With a little knowledge and planning, the number of eggs produced by chickens can be controlled to be somewhat consistent throughout the year. Although the number of eggs a chicken produces each week depends on many things; it’s most dependent upon day length.
Increasing day length in the springtime signals a chicken to start producing more eggs. And, if she has the natural instinct for it, to go broody and raise chicks. Conversely, shortening day length in the fall signals the chicken to slow down on egg laying, molt, renew nutritional stores (depleted by egg-laying, setting, and chick raising), and grow new feathers.
This natural cycle favors the survival of offspring; but negatively impacts egg production during periods when hens aren’t producing because they’ve gone broody, are raising chicks, molting, or growing new feathers. Over the years, humans have devised many methods for controlling chicken egg production.
The most popular methods include changing natural day length and selectively breeding to maximize egg production, minimize broodiness, and speed molting. However, each chicken is born with the capacity to lay a specified number of eggs in its life. So, keeping a hen in continual production means that she’ll quit laying eggs altogether at a younger age. Depending on priorities, a few or all of these methods can be used to control egg production to meet the owner’s needs.
Changing Natural Day Length
One method of preserving egg production is to use artificial lighting to maintain day length so a chicken isn’t triggered into molting as days shorten in the fall. If artificial light is supplied such that chickens receive 14 – 16 hours of light every day, molting will typically be delayed and most chickens will produce throughout the winter.
If artificial light is used, natural lighting should be supplemented when day lengths fall to 14 hours. Chickens are creatures of habit, so if even one day of artificially extended lighting is missed, chickens may begin to molt and cease egg production. For this reason, automatic timers are frequently used when extending day length. It’s also best to extend lighting in the morning hours, so chickens don’t suddenly get caught in the dark (off the roost) when lights go out in the evening. A 60 watt incandescent bulb placed 7 feet above the coop floor is usually adequate for 200 square feet (a 10’ x 20’ coop).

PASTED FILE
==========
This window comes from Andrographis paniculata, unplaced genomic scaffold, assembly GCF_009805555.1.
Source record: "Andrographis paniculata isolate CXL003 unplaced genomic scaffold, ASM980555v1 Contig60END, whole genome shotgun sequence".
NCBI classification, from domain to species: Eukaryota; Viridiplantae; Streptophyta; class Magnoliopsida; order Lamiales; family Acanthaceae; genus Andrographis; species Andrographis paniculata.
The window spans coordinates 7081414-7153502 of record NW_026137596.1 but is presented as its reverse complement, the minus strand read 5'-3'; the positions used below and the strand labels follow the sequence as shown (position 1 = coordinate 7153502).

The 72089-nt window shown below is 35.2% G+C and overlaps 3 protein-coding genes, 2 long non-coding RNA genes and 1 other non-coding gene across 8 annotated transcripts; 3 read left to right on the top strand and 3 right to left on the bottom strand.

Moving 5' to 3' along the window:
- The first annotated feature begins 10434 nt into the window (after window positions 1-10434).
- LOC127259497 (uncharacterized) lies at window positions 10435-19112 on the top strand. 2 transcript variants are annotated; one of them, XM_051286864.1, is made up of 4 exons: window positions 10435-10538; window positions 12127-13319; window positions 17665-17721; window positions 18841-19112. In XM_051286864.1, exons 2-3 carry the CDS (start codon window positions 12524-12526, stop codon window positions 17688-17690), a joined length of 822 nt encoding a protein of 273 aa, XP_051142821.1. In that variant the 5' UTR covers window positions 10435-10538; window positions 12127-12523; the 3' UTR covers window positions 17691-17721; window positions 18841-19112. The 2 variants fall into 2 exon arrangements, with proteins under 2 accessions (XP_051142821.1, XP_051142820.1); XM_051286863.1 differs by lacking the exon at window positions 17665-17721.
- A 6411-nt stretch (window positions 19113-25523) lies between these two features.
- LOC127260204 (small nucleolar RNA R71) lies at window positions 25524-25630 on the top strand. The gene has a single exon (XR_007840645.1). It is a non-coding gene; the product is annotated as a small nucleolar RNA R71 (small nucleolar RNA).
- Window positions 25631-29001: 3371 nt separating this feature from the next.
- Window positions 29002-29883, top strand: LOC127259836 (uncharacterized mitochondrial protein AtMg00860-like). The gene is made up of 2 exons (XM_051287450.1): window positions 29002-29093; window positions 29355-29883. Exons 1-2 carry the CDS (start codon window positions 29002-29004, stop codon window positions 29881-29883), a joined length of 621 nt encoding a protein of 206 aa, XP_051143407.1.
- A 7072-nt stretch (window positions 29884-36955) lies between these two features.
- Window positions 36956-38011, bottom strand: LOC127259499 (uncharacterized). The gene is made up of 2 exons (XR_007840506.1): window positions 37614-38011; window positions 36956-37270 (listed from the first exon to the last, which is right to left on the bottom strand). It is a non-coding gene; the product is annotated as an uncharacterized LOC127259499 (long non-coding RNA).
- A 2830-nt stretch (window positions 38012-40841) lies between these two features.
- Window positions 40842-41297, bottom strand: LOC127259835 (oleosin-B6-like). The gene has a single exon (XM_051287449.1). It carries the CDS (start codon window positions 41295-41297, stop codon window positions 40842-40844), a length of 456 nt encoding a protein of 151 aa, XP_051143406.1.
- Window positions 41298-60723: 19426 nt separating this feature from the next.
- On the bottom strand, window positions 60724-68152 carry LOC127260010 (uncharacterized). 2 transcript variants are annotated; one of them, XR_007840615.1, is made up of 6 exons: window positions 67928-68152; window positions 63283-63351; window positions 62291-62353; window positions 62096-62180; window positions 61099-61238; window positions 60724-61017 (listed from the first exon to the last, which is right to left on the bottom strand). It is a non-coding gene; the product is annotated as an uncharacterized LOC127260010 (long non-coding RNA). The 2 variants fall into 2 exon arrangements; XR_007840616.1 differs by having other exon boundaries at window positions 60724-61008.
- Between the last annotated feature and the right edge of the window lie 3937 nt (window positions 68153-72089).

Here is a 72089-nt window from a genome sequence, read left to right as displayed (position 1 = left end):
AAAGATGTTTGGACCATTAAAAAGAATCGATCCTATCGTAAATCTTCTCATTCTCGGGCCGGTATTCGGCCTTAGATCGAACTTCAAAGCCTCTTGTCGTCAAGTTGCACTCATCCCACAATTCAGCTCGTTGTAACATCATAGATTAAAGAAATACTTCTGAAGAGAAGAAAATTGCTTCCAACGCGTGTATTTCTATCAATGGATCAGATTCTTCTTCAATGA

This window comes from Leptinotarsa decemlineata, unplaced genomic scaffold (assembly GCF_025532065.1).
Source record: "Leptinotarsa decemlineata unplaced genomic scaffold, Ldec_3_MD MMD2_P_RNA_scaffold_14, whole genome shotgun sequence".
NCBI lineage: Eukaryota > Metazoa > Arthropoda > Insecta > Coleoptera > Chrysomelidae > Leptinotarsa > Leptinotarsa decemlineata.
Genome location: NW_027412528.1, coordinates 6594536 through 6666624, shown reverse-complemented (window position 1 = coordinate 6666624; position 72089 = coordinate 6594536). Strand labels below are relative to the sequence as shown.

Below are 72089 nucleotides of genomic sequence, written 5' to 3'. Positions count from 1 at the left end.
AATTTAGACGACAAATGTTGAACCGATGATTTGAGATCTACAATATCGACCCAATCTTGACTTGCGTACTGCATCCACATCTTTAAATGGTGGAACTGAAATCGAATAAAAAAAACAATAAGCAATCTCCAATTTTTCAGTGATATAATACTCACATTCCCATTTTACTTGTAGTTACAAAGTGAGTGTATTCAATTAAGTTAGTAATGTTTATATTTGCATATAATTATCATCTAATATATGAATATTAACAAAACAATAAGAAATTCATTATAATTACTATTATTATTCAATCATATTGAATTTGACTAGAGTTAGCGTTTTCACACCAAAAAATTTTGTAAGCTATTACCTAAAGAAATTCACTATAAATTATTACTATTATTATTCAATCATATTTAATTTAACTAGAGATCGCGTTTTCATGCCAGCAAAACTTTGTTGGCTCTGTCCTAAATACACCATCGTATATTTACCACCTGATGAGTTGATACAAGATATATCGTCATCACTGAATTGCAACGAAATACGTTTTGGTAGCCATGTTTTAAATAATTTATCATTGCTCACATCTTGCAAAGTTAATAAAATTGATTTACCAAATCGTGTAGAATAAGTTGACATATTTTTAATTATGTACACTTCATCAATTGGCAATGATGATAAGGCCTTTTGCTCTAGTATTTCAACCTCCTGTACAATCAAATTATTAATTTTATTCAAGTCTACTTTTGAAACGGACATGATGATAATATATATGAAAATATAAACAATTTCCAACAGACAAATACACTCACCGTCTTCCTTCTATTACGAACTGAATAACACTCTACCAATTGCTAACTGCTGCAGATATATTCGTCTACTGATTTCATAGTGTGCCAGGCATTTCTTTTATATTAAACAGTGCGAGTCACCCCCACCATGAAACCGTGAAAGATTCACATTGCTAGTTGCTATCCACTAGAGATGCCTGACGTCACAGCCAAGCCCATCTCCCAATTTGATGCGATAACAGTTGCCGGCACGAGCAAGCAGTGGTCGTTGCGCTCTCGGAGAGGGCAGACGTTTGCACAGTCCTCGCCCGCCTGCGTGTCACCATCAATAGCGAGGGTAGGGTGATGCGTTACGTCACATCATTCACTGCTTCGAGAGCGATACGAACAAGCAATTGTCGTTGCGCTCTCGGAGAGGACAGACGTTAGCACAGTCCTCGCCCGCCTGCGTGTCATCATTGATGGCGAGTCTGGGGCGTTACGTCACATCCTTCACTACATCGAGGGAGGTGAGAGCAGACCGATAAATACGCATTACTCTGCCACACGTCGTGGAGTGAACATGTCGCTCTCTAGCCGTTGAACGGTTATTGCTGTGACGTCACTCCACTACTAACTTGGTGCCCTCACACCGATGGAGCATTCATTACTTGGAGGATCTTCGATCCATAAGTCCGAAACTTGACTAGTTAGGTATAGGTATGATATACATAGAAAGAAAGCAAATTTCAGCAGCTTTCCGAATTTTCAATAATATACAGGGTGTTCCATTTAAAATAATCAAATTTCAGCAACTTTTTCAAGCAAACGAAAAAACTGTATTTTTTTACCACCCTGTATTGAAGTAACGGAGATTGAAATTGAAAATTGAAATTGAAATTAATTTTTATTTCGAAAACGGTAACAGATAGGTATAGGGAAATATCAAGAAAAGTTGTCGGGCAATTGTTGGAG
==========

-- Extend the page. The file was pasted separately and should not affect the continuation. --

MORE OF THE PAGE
Breeds for Egg Production
Another method of controlling egg production is to choose breeds that are bred specifically for eggs (as opposed to meat, or meat and eggs). Traditional chicken breeds for meat or dual purposes tend to follow the natural egg-laying pattern outlined above, whereas modern hens bred specifically for commercial egg laying (such as Leghorns, Golden Buffs, Red Comets, Black Star, etc.) don’t. These breeds start laying at 5-6 months old; skip the broody – chick raising – molt cycle, and lay pretty continuously for 12 – 14 months (provided they get sufficient lighting). Then, they stop or at least slow down and go through a major molt which usually takes 3 – 4 months. Each successive season after molting, chickens produce fewer eggs. So, in a chicken’s first season (before molting); she might produce 250 eggs, 2nd season 200, 3rd 150, and so on.
Planning for Egg Production
So, knowing the basics about chicken egg production identified above, plans can be made for any model of egg production desired. If continuous production of the maximum number of eggs possible is desired, then an egg breed chicken would be chosen, artificial lighting used, and the chickens would be culled and replaced each year as molting began.
Choosing dual purpose breeds, using natural lighting, allowing the birds to follow natural cycles, and culling less aggressively will all reduce egg production as compared to the model above; however, breeds and techniques can be mixed to achieve whatever model of egg production is desired.